Lake City 50 – 2009
I’ve been laughed at many times for heading out on longer runs under-dressed and/or under prepared. My response of “it’s good adversity training!” is never taken very seriously. The honest truth is that most of the time I just space it and forget basic things like enough food, enough water, or enough clothing. However, I think that subconsciously I like being presented with less than ideal situations and seeing how I deal with them… Well, some of that “training” paid off this past weekend at the Lake City 50 as we were all presented with a pretty crazy storm that most of us weren’t anticipating.
Last weekend I ran the Steeplechase on Saturday and had a wonderful experience on the awesome course. I pushed harder on the road than I normally like to (roads are yucky) and I mildly tweaked my knee, right where my patellar tendon attaches to the top of the tibia. Being behind on my training for HR100 I have been delicately walking the fine line between of putting in the necessary training and getting injured. So, the day after Steeplechase I took to the hills and logged ~36 miles and ~12kft of vert. Monday it was clear that I had done bad things to my knee. Therefore, I defaulted to my trusty “injury plan” of replacing running with road biking for the next few days. Lake City was on Saturday and based on how I was feeling I really didn’t think that I’d be running. On Thursday I went out for a test run on the Box Spring Hollow Loop, starting/finishing at Affleck Park (it was fabulous BTW!) and the knee felt better than I anticipated. So, Friday we (Mindy, Ryan, and myself) jumped in the car and drove to Lake City.
I told myself that I’d run smart, taking it real easy on the downhills and paying close attention to how it felt. No NSAIDS to mask the pain. If it hurt at mile 15 I would drop. Well, it felt decent at mile 15 so I continued on, knowing that there was really nowhere to bail until mile 40. The climb up to the divide drags on forever, but the beauty is so overwhelming that it doesn’t matter. As I reached the high-point on the course it became clear that a serious storm was about to envelope me. And oh did it ever!
The temperature fell quickly below 30F and the snow started to fly. It was actually quite nice for about 30 minutes until I was soaked and the wind started to blow. Fortunately it never got too bad and it kept me moving. My arms, from the shoulder down to my fingers, started to become so cold that it would have been quite comical watching me try to open and eat a Hammer Gel, a process which took about 5 minutes.
Despite being cold I was still able to putt along okay. I came into the Divide aid station and one person who had been in front of me had stopped for a few minutes to warm up and change clothes. I decided I couldn’t stop, so after filling water bottles I was outta there! From this point the climbs are smaller and the general trend is downhill for the next 9 miles. As I dropped in elevation the snow turned into rain, which made the footing nice and slippery. Seriously, I loved it! The temperature warmed up a bit and I started to really have a good time with the situation.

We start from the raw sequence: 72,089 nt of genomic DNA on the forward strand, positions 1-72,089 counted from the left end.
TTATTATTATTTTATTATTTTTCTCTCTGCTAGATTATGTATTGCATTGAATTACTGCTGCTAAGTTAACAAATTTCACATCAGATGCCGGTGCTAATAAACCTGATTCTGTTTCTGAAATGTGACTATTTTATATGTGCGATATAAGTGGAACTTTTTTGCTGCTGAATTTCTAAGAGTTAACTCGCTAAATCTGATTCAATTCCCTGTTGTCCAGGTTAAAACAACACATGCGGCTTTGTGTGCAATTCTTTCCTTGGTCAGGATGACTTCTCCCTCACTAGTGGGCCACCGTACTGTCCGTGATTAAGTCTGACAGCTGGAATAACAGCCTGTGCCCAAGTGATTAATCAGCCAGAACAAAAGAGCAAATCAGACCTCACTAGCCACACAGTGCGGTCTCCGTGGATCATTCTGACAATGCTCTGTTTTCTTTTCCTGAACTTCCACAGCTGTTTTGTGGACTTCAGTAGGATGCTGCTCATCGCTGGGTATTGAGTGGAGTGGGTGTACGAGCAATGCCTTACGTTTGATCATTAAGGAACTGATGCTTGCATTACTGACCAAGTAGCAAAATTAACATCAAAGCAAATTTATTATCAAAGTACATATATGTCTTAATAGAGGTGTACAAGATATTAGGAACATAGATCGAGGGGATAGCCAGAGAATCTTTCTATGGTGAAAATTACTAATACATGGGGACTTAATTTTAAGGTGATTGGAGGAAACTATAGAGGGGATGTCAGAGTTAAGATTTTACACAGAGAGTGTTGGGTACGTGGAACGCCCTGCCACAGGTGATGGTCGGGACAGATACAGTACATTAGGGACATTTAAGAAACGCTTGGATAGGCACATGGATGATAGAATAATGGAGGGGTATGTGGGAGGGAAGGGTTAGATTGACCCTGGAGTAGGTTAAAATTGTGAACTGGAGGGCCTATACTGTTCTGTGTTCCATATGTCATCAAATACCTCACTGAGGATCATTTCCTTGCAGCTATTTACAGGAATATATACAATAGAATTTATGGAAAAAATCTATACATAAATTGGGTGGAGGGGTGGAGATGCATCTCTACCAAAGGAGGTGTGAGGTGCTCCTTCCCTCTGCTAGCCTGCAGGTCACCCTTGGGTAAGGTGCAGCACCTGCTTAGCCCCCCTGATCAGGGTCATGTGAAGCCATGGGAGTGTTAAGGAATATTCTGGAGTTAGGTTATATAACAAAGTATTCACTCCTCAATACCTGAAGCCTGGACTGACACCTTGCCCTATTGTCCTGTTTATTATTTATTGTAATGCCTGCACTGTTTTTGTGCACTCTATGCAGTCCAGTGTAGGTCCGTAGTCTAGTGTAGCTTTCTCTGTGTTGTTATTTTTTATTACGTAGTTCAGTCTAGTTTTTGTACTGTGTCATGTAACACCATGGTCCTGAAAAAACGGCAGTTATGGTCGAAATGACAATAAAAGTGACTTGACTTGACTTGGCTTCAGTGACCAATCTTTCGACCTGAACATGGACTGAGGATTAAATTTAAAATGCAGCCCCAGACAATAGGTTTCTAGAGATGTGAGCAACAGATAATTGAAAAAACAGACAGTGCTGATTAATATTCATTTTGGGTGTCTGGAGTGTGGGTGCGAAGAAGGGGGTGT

I came into Slumgullion so happy. Mindy was there which always puts a big smile on my face. I quickly loaded up on supplies, ditched a few items, and then took off for the last 10 miles. I felt the best I had on the whole course and enjoyed the last climb of ~1,500′. The single-track down to Vickers is some of the best on the course and I took some time to appreciate it. I hit Vickers 9hrs 22 minutes into the race and they verified that it was only 4 miles to the finish. I had been running conservatively and consequently my knee had done well. But…. that silly little switch inside of me thought, I can break 10 hrs, all I have to do is just over 6 mph (6.3 mph to be exact). So, I turned it up a notch and gave it all I had. I repeatedly slowed down because the gas tank “empty” light came on and I also kept thinking I was pushing the knee a bit too hard. I hit the road with what I thought MIGHT be enough time. If I had had a 5 minute mile in me at that point I could have done it, but I didn’t. I crossed the finish line in 10:02:08, good for 6th place overall. Dang! I was disappointed for about 1/2 a second, before I realized just how happy I was that I simply finished without completely jacking my knee up.
Mindy and I then drove up to Slumgullion and waited for Ryan. Mindy ran the last 10 miles with Ryan who really came alive and had a great finish. This guy is known for his VERY strong finishes. Mindy said he passed at least 20 people in the last 10 miles! His strategy is to hold back for 90% of a race then go ape-!&#$ the last 10%. 🙂
At the finish line I heard numbers like ~45 people DNF’d at the Divide aid station, and something like ~35 DNF’d from Carson, which I would bet makes this one of the lowest finish rates of any 50 miler. ? All for good reason. It tells me that many people are smart and knew when to call it. Many people has less clothing than me (I at least had a long-sleeve shirt, albeit micro-thin) and it was wise that they stopped when they did. Continuing on could have created a REALLY bad situation for some.
At the finish line the RDs were very eager to hear what I had to say about the conditions. When I responded with optimism it made them feel much better. After RDing the Pocatello 50 I know now how stressful it can be worrying about runners.
It truly was a great experience, I wouldn’t have changed anything about it and I will never forget it.
Below is a cool video from up on the Continental Divide, taken by Joseph Lea: